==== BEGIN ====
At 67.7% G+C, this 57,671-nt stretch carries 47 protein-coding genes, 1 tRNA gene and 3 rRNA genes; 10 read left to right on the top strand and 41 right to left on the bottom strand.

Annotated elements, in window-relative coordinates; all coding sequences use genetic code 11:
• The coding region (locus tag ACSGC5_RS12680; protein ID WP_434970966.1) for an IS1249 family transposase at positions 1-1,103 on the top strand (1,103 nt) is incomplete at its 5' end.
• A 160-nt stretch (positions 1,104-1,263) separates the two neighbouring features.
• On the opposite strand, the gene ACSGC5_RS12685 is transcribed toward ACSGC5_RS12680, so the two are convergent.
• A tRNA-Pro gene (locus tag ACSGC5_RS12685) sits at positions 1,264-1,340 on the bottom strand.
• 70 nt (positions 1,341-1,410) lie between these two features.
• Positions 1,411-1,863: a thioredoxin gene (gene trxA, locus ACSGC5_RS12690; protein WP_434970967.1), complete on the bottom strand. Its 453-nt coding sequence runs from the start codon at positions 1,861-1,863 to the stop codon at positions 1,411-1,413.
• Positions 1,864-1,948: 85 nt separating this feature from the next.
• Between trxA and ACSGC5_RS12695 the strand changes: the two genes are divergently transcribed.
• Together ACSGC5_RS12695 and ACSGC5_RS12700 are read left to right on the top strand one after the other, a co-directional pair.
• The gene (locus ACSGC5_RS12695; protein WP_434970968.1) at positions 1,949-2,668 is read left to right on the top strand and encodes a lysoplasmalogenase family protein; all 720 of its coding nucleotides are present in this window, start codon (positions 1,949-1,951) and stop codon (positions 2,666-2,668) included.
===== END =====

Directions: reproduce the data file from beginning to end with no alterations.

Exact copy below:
At 67.7% G+C, this 57,671-nt stretch carries 47 protein-coding genes, 1 tRNA gene and 3 rRNA genes; 10 read left to right on the top strand and 41 right to left on the bottom strand.

Annotated elements, in window-relative coordinates; all coding sequences use genetic code 11:
• The coding region (locus tag ACSGC5_RS12680; protein ID WP_434970966.1) for an IS1249 family transposase at positions 1-1,103 on the top strand (1,103 nt) is incomplete at its 5' end.
• A 160-nt stretch (positions 1,104-1,263) separates the two neighbouring features.
• On the opposite strand, the gene ACSGC5_RS12685 is transcribed toward ACSGC5_RS12680, so the two are convergent.
• A tRNA-Pro gene (locus tag ACSGC5_RS12685) sits at positions 1,264-1,340 on the bottom strand.
• 70 nt (positions 1,341-1,410) lie between these two features.
• Positions 1,411-1,863: a thioredoxin gene (gene trxA, locus ACSGC5_RS12690; protein WP_434970967.1), complete on the bottom strand. Its 453-nt coding sequence runs from the start codon at positions 1,861-1,863 to the stop codon at positions 1,411-1,413.
• Positions 1,864-1,948: 85 nt separating this feature from the next.
• Between trxA and ACSGC5_RS12695 the strand changes: the two genes are divergently transcribed.
• Together ACSGC5_RS12695 and ACSGC5_RS12700 are read left to right on the top strand one after the other, a co-directional pair.
• The gene (locus ACSGC5_RS12695; protein WP_434970968.1) at positions 1,949-2,668 is read left to right on the top strand and encodes a lysoplasmalogenase family protein; all 720 of its coding nucleotides are present in this window, start codon (positions 1,949-1,951) and stop codon (positions 2,666-2,668) included.